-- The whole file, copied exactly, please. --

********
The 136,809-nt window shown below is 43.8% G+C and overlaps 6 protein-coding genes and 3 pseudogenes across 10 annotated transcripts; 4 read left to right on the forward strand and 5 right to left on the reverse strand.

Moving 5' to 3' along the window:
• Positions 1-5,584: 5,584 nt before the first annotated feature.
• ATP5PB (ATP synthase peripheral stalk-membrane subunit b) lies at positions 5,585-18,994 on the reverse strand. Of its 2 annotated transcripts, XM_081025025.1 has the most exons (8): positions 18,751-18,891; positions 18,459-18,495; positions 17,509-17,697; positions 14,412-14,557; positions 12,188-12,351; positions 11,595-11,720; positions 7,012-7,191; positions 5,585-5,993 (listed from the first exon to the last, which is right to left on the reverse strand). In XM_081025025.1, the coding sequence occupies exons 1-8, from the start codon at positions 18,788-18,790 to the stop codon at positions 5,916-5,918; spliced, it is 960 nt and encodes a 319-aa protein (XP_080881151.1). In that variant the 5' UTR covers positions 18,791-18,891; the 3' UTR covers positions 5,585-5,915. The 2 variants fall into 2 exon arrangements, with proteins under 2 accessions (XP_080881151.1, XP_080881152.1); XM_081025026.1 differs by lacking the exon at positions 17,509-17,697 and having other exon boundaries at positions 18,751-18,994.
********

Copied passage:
The 136,809-nt window shown below is 43.8% G+C and overlaps 6 protein-coding genes and 3 pseudogenes across 10 annotated transcripts; 4 read left to right on the forward strand and 5 right to left on the reverse strand.

Moving 5' to 3' along the window:
• Positions 1-5,584: 5,584 nt before the first annotated feature.
• ATP5PB (ATP synthase peripheral stalk-membrane subunit b) lies at positions 5,585-18,994 on the reverse strand. Of its 2 annotated transcripts, XM_081025025.1 has the most exons (8): positions 18,751-18,891; positions 18,459-18,495; positions 17,509-17,697; positions 14,412-14,557; positions 12,188-12,351; positions 11,595-11,720; positions 7,012-7,191; positions 5,585-5,993 (listed from the first exon to the last, which is right to left on the reverse strand). In XM_081025025.1, the coding sequence occupies exons 1-8, from the start codon at positions 18,788-18,790 to the stop codon at positions 5,916-5,918; spliced, it is 960 nt and encodes a 319-aa protein (XP_080881151.1). In that variant the 5' UTR covers positions 18,791-18,891; the 3' UTR covers positions 5,585-5,915. The 2 variants fall into 2 exon arrangements, with proteins under 2 accessions (XP_080881151.1, XP_080881152.1); XM_081025026.1 differs by lacking the exon at positions 17,509-17,697 and having other exon boundaries at positions 18,751-18,994.